Thoughts on Criticizing the Biblical Authors

When we read Sacred Scripture, far too often we fail to take into consideration the setting and time and place in which the Bible was written. Unfortunately, we place a sense of ethnocentricism toward the text as if our society with all of its technological advances and accomplishments is far superior to the society that produced the Bible.

As a result, when we read passages that are difficult to understand, we evaluate them on the standard of what our society holds as right or wrong when the society that produced the Bible had a totally different social, economic, and political landscape as we do.

Passages such as Jesus being “Lord” come more alive when you take into account the severity of what 1st century Christians were professing boldly against the Roman Empire. Today we might blow it off as a casual profession of faith, but to a 1st century Christian perhaps it meant a potential death wish.

Moreover, when we examine many “troubling” passages from the Old Testament when God implicitly refers to himself as the Divine Warrior against the neighboring nations like the Canaanites, we fully understand more precisely what God means when He declares himself as “LORD of Hosts” a direct reference to his Sovereign command of the angelic armies of heaven or leader and protector of Israel. When you discover that a lot of neighboring nation-states had similar concepts of the Divine Warrior, this illuminates the Exodus story to show how God is more powerful over the Egyptian pagan god of the Nile River, livestock, and sun god. No wonder why Moses could describe God as the “fighter” for Israel (Ex. 14:14).

Some like to discredit the writers of the Bible because their time was too primitive and basic. They say things such as “I can’t believe the Bible because the society that produced it was gullible and didn’t use reason.” However, when we really examine the setting of the Bible, I’d imagine that the men and women were really intelligent.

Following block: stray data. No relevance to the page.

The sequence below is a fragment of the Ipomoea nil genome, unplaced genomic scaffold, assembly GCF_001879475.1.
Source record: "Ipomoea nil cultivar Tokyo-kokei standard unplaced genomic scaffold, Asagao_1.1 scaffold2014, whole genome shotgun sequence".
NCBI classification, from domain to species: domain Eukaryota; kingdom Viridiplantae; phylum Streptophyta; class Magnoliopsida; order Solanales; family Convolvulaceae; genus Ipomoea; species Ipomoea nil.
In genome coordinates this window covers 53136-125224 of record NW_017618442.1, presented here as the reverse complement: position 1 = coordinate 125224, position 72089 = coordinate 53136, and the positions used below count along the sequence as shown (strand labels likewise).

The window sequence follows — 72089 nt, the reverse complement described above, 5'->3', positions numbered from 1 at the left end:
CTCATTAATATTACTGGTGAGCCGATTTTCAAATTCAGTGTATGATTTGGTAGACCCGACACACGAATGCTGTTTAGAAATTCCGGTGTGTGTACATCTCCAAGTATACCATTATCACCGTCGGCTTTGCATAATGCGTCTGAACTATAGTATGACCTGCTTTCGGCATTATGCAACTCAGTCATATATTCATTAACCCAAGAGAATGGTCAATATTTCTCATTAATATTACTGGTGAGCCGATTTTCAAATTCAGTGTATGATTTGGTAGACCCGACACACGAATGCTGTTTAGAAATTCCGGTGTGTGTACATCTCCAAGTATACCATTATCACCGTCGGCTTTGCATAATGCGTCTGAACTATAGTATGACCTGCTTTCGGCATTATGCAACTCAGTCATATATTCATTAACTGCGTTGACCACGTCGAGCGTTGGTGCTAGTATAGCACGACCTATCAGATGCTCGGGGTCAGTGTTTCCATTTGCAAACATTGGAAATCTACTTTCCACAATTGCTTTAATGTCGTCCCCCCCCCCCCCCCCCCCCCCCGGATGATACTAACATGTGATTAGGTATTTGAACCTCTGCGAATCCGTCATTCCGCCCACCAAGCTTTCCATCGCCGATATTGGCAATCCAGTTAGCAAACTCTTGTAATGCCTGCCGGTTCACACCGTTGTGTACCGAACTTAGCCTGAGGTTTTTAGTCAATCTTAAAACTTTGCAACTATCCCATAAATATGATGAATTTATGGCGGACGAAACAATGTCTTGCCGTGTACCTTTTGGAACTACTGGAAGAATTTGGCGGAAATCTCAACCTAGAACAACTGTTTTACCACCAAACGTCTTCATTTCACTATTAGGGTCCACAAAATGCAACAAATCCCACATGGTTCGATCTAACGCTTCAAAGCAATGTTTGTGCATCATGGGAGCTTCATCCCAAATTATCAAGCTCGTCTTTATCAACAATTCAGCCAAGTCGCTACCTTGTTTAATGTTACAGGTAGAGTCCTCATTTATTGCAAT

Not because they had less, but because they had more responsibility, more grit, hard-working ethic, and their brains were more readily soaking in large amounts of information. It’s been known that Hebrew boys memorized books and chapters of the Old Testament which is a very arduous task. People nowadays barely remember a simple grocery list.

Also, the art of living in an agrarian society is tough. You have to know so many things in regards to veterinarian science, ecology, some lite engineering, or soil formation to name a few. These duties aren’t simple tasks to comprehend either. In their own unique and individual way, the Inspired authors were talented and were in their right reasonable mind. On the contrary, we freak out if there is a hurricane that knocks out our power for more than a day, but back then they didn’t have electricity and made it successfully. Furthermore, we depend on grocery stores and restaurants for food, but perhaps the families of the Bible were self-sufficient in their own produce and hunting skills. Sadly, we couldn’t probably survive a week in the 1st century Bethlehem.

I wrote about this very idea of looking backward through our modern lens somewhat in a post on the biblical portrayal of slavery. I make the case that society back then was totally different and for the apostles to command an obliteration of the institution would’ve eventually led to a revolt and more massacre at the center of the empire. This would’ve been counterproductive to the spread of the gospel.

Overall, to project our cultural standards on Sacred Scripture is a bit snobbish and elitist. It makes us seem like the people of antiquity in the Bible are out of touch with humanity and justice. When in fact, they really weren’t. Christians and non-Christians alike should be cautious of committing this mistake.

Follow me on Twitter @Menny_Thoughts


  1. Bingo. ‘Americans didn’t write the Bible.’ Who knew? Good point about slavery:

    Spartacus didn’t make much progress.

    Encouraging folks to re-think long-standing attitudes and customs takes time. Lots of time. I think it works, though. Slavery became unfashionable after only about two millennia of effort. Another two millennia, and we may see another old habit starting to change for the better.

    Fast results would be nice, and I could make a ‘short list’ of what I’d like changed before Saturday. But we’re in this for the long haul.


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